Age, Biography and Wiki

Alice Amsden (Alice Hoffenberg Amsden) was born on 27 June, 1943 in Brooklyn, New York, is an American political economist (1943–2012). Discover Alice Amsden's Biography, Age, Height, Physical Stats, Dating/Affairs, Family and career updates. Learn How rich is she in this year and how she spends money? Also learn how she earned most of networth at the age of 69 years old?

Popular As Alice Hoffenberg Amsden
Occupation Political economist
Age 69 years old
Zodiac Sign Cancer
Born 27 June, 1943
Birthday 27 June
Birthplace Brooklyn, New York
Date of death 2012
Died Place Cambridge, Massachusetts
Nationality United States

We recommend you to check the complete list of Famous People born on 27 June. She is a member of famous economist with the age 69 years old group.

Alice Amsden Height, Weight & Measurements

At 69 years old, Alice Amsden height not available right now. We will update Alice Amsden's Height, weight, Body Measurements, Eye Color, Hair Color, Shoe & Dress size soon as possible.

Physical Status
Height Not Available
Weight Not Available
Body Measurements Not Available
Eye Color Not Available
Hair Color Not Available

Dating & Relationship status

She is currently single. She is not dating anyone. We don't have much information about She's past relationship and any previous engaged. According to our Database, She has no children.

Parents Not Available
Husband Not Available
Sibling Not Available
Children Not Available

Alice Amsden Net Worth

Her net worth has been growing significantly in 2023-2024. So, how much is Alice Amsden worth at the age of 69 years old? Alice Amsden’s income source is mostly from being a successful economist. She is from United States. We have estimated Alice Amsden's net worth, money, salary, income, and assets.

Net Worth in 2024 $1 Million - $5 Million
Salary in 2024 Under Review
Net Worth in 2023 Pending
Salary in 2023 Under Review
House Not Available
Cars Not Available
Source of Income economist

Alice Amsden Social Network




Alice Hoffenberg Amsden (June 27, 1943 – March 14, 2012) was a political economist and scholar of state-led economic development.

For the last two decades of her career, she was the Barton L. Weller Professor of Political Economy at the Massachusetts Institute of Technology.

Amsden was known best for her work on the developmental state, which argued that state-led industrialization was a viable alternative to the market-oriented industrialization of North America and Europe.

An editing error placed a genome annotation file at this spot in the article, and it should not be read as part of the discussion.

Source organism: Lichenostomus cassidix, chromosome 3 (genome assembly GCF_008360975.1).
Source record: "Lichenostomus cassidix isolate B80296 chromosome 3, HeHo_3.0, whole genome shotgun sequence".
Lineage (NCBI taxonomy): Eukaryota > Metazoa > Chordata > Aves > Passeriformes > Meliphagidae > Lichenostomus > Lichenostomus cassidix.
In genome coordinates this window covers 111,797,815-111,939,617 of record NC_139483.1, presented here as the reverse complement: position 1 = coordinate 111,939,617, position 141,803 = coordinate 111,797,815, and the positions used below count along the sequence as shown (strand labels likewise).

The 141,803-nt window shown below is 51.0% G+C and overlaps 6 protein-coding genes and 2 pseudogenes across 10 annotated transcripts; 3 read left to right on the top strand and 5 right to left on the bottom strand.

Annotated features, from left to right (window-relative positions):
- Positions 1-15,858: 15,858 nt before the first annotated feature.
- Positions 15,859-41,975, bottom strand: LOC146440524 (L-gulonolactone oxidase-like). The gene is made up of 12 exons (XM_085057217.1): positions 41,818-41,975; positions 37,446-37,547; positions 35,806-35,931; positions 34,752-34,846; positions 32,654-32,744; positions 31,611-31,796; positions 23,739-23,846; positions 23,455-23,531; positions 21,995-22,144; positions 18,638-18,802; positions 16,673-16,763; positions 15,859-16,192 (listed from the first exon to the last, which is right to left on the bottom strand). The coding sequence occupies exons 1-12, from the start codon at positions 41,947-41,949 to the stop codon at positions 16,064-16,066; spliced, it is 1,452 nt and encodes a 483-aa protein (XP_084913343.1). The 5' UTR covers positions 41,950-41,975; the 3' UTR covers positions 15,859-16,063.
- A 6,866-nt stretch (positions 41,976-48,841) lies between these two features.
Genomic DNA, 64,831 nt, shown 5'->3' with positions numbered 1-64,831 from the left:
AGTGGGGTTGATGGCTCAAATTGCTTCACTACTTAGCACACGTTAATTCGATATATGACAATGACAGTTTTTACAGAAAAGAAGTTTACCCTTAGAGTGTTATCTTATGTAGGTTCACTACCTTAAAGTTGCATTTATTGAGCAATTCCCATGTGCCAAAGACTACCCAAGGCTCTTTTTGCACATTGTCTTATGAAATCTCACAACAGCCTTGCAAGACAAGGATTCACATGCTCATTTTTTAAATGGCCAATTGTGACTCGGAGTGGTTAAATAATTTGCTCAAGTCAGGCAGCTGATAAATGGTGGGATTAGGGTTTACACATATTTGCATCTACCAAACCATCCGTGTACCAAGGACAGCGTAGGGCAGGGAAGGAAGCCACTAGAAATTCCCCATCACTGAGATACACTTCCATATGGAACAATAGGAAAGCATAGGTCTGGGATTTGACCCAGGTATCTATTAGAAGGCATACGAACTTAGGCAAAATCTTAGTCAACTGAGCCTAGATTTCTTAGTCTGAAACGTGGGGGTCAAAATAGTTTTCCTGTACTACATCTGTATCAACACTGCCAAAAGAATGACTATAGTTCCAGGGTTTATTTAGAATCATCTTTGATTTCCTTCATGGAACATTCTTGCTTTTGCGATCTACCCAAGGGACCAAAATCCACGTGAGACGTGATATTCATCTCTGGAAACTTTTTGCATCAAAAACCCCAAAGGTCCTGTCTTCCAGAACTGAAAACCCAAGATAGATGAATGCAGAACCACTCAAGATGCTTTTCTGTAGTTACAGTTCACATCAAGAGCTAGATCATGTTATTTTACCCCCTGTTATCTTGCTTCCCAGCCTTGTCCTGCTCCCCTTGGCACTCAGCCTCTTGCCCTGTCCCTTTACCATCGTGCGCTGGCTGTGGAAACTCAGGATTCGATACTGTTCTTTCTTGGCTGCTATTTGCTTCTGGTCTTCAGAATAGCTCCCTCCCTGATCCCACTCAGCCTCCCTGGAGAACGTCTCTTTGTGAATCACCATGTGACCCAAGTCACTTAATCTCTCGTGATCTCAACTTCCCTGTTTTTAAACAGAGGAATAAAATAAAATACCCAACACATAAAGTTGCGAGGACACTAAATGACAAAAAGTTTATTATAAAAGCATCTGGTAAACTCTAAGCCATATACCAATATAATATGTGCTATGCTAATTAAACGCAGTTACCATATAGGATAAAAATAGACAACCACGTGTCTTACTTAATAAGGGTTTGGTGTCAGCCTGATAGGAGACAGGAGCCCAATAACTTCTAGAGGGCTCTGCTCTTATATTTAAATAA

Her scholarship focused on the catch-up of late-industrializing economies, particularly the "Asian Tigers."

Amsden found their growth was accomplished through government intervention that established price control and import substitution policies, promoted organizational learning, and arranged "reciprocal control mechanisms" between states and private firms.

Her work is viewed as a rebuttal of the Washington Consensus and neoclassical economic theories that sought to restrain state intervention in the developmental process.

Born in New York City, Amsden received her undergraduate degree from Cornell University and her PhD from the London School of Economics.


Amsden began her career as an economist at the Organisation for Economic Co-operation and Development (OECD) and taught at University of California, Los Angeles, Barnard College at Columbia University, Harvard Business School and The New School before being appointed professor at MIT in 1994.


In 2002, she was awarded the Leontief Prize by the Global Development and Environment Institute and was named one of the top 50 visionaries by Scientific American for her premise that one-size-fits-all economic policies are ill-suited for poor countries looking to become industrialized.


In 2009, she was appointed by the United Nations secretary-general to a 3-year seat on the U.N. Committee on Development Policy, a subsidiary of the U.N. Economic and Social Council.

The 24-member committee provides inputs and independent advice to the council on emerging cross-sectoral development issues and on international cooperation for development.

Amsden wrote several books about the industrialization of developing countries.

Her work emphasized the importance of the state as a facilitator and guide of economic development.

She also saw knowledge as a crucial determinant of economic growth.

Her books include Asia's Next Giant: South Korea and Late Industrialisation and The Rise of the Rest.

In the former she concentrated on the development of South Korea and in the latter she compared the experiences of several developing countries—mostly East Asian and Latin American countries.


She remained in MIT's Department of Urban Studies and Planning until her death in 2012.

In addition to teaching and writing, she was a consultant to the World Bank, OECD and various organizations within the United Nations.

In 2012, Amsden died suddenly at her home in Cambridge at the age of 68.

In addition to numerous journal articles, Amsden published: